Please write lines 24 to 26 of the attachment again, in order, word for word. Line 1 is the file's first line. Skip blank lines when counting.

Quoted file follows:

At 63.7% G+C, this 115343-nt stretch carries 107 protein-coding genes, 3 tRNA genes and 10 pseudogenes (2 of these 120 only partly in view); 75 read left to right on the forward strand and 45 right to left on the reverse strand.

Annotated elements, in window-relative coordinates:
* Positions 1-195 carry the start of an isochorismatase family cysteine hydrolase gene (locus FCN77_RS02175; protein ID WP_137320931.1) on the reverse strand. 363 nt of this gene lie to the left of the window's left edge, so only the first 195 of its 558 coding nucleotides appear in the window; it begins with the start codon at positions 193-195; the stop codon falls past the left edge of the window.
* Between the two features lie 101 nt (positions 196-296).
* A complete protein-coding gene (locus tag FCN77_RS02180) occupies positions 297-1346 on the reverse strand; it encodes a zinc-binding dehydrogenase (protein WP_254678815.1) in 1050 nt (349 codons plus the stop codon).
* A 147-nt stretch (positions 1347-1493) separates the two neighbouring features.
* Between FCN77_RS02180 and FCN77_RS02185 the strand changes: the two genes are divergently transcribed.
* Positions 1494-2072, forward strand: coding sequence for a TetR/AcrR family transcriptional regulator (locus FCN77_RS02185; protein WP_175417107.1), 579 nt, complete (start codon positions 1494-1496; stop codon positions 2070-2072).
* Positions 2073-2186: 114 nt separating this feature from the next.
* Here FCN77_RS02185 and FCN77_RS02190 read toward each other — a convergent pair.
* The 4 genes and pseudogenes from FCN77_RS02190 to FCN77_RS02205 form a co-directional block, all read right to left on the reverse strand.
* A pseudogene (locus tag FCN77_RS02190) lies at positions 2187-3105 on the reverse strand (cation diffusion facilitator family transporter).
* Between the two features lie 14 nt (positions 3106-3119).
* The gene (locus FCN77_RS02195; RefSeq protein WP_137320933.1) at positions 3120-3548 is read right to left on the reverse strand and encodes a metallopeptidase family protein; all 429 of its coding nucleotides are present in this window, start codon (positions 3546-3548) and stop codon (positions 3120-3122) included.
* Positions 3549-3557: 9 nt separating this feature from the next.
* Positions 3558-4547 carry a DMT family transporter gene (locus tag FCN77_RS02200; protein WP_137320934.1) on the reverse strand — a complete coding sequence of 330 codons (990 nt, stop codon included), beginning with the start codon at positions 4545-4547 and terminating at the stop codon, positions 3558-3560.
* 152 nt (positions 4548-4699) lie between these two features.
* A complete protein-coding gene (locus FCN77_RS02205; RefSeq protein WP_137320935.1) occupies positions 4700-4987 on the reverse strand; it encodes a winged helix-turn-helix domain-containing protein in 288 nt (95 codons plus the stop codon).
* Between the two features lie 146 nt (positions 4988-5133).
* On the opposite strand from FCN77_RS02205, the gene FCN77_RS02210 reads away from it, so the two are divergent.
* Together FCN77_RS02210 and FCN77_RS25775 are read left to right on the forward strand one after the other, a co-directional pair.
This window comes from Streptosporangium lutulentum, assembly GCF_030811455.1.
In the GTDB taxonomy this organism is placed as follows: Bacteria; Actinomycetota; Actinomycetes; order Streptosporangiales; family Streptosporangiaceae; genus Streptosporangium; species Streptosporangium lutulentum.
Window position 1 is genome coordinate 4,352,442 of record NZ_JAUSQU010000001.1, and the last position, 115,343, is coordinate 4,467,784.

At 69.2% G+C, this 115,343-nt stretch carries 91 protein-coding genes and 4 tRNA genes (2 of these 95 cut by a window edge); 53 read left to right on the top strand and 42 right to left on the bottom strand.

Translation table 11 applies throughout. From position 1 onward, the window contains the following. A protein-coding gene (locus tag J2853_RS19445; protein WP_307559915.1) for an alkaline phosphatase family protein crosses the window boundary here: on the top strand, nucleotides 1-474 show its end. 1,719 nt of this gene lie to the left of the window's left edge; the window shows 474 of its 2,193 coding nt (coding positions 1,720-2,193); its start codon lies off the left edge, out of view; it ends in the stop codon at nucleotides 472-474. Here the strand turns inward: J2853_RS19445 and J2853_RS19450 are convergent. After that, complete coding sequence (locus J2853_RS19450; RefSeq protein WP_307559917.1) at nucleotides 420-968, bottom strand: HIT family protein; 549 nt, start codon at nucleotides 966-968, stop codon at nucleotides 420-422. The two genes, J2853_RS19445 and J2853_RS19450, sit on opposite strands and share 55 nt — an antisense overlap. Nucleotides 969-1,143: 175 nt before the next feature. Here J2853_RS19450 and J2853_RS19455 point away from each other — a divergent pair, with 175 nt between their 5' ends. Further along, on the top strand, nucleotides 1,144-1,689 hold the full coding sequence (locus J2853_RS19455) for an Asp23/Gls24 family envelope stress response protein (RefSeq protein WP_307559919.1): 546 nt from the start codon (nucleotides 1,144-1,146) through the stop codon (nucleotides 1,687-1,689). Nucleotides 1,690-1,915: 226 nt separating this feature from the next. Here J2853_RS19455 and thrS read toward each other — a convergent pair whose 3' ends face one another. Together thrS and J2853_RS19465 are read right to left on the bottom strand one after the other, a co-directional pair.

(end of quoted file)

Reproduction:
Window position 1 is genome coordinate 4,352,442 of record NZ_JAUSQU010000001.1, and the last position, 115,343, is coordinate 4,467,784.

At 69.2% G+C, this 115,343-nt stretch carries 91 protein-coding genes and 4 tRNA genes (2 of these 95 cut by a window edge); 53 read left to right on the top strand and 42 right to left on the bottom strand.

Translation table 11 applies throughout. From position 1 onward, the window contains the following. A protein-coding gene (locus tag J2853_RS19445; protein WP_307559915.1) for an alkaline phosphatase family protein crosses the window boundary here: on the top strand, nucleotides 1-474 show its end. 1,719 nt of this gene lie to the left of the window's left edge; the window shows 474 of its 2,193 coding nt (coding positions 1,720-2,193); its start codon lies off the left edge, out of view; it ends in the stop codon at nucleotides 472-474. Here the strand turns inward: J2853_RS19445 and J2853_RS19450 are convergent. After that, complete coding sequence (locus J2853_RS19450; RefSeq protein WP_307559917.1) at nucleotides 420-968, bottom strand: HIT family protein; 549 nt, start codon at nucleotides 966-968, stop codon at nucleotides 420-422. The two genes, J2853_RS19445 and J2853_RS19450, sit on opposite strands and share 55 nt — an antisense overlap. Nucleotides 969-1,143: 175 nt before the next feature. Here J2853_RS19450 and J2853_RS19455 point away from each other — a divergent pair, with 175 nt between their 5' ends. Further along, on the top strand, nucleotides 1,144-1,689 hold the full coding sequence (locus J2853_RS19455) for an Asp23/Gls24 family envelope stress response protein (RefSeq protein WP_307559919.1): 546 nt from the start codon (nucleotides 1,144-1,146) through the stop codon (nucleotides 1,687-1,689). Nucleotides 1,690-1,915: 226 nt separating this feature from the next. Here J2853_RS19455 and thrS read toward each other — a convergent pair whose 3' ends face one another. Together thrS and J2853_RS19465 are read right to left on the bottom strand one after the other, a co-directional pair.